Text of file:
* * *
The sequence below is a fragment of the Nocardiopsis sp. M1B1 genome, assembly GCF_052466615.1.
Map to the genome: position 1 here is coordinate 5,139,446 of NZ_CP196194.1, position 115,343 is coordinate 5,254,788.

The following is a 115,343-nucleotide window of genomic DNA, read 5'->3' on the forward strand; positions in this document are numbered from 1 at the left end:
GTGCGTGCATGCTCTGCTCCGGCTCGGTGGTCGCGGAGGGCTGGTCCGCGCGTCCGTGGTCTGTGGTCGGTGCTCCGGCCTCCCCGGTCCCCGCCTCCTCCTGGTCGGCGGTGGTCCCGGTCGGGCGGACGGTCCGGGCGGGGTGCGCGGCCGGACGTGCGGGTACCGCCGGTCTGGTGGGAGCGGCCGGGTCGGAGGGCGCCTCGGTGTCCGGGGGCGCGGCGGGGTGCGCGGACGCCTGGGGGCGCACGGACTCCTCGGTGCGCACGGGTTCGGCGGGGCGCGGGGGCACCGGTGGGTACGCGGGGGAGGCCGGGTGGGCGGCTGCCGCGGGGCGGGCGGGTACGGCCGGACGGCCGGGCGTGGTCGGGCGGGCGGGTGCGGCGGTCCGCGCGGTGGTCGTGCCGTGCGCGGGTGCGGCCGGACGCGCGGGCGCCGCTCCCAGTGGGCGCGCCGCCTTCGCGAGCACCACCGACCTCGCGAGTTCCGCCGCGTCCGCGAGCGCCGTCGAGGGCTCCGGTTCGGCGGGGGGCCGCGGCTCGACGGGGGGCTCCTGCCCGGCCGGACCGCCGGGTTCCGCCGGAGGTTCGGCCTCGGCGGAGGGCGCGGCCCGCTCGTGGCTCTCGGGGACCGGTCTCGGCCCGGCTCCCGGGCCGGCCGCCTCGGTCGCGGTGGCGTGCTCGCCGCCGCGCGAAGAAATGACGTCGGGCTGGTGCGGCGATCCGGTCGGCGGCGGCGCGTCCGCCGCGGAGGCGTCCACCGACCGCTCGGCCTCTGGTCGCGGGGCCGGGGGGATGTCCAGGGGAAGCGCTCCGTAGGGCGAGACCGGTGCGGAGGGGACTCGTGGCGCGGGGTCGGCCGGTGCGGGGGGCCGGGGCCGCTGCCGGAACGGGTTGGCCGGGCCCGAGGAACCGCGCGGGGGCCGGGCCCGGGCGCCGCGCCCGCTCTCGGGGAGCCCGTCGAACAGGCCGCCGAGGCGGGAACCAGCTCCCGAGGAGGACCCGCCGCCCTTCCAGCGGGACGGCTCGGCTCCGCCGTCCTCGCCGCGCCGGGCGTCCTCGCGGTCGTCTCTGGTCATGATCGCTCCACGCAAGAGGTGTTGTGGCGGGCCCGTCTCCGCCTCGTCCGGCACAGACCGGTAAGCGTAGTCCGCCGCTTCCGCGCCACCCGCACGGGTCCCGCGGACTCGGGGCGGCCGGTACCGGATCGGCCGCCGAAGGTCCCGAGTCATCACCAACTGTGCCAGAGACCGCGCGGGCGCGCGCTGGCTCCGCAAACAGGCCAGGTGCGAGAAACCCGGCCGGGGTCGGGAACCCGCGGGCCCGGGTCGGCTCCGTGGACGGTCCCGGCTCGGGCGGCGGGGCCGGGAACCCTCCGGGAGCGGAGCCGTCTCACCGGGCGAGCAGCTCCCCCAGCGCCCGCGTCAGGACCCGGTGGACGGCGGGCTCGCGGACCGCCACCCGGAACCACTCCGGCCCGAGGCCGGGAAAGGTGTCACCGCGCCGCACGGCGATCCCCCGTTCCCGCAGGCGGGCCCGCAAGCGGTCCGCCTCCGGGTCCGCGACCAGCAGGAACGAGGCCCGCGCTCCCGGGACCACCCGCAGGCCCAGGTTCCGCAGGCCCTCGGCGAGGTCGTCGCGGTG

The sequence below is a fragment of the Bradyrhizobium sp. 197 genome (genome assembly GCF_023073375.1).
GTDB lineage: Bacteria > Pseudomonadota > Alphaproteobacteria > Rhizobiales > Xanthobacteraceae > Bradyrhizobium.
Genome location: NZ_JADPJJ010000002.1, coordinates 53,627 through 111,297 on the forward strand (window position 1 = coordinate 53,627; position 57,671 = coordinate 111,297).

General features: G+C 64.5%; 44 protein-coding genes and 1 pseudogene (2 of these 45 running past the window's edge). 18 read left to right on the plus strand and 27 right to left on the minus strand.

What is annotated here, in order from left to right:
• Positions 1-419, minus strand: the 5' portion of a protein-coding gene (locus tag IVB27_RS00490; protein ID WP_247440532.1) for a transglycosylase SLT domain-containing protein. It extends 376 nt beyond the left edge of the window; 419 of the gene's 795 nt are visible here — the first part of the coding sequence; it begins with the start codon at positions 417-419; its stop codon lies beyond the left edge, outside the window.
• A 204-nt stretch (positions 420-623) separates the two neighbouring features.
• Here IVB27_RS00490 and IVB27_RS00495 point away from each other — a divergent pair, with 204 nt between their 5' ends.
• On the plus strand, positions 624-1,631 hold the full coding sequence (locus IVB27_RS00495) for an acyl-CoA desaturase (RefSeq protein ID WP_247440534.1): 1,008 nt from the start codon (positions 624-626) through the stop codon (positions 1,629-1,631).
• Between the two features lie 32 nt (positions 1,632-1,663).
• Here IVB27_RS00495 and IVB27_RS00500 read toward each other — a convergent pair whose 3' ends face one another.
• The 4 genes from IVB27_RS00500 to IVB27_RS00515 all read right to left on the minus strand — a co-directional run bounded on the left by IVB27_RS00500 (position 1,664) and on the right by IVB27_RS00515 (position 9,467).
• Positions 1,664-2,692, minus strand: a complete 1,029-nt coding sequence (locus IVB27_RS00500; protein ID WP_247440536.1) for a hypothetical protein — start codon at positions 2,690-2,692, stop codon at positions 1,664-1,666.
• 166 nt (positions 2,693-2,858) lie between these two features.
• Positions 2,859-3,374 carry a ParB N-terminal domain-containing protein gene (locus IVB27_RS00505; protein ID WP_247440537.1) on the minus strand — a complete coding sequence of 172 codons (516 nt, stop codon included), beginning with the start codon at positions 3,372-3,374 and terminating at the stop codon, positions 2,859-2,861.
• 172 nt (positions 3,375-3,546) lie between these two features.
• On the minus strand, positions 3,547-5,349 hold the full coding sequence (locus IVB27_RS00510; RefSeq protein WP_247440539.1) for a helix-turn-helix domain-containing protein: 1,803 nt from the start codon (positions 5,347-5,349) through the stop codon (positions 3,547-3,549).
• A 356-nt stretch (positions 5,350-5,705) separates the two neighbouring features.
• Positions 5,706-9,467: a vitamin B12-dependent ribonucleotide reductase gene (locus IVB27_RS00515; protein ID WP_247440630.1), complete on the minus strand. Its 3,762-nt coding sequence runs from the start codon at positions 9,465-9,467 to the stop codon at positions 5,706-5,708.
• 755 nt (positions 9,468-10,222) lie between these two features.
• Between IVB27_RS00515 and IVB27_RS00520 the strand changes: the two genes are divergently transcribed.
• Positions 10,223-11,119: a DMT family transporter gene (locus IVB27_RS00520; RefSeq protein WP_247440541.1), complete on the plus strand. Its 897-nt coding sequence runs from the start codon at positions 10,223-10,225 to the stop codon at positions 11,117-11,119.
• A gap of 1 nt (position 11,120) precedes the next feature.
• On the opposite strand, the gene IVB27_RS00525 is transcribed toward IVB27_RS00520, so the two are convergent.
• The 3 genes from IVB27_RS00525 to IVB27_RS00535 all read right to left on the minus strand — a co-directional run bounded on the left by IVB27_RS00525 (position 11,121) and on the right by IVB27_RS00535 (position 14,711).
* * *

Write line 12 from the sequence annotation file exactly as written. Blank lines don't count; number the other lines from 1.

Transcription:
• Here IVB27_RS00490 and IVB27_RS00495 point away from each other — a divergent pair, with 204 nt between their 5' ends.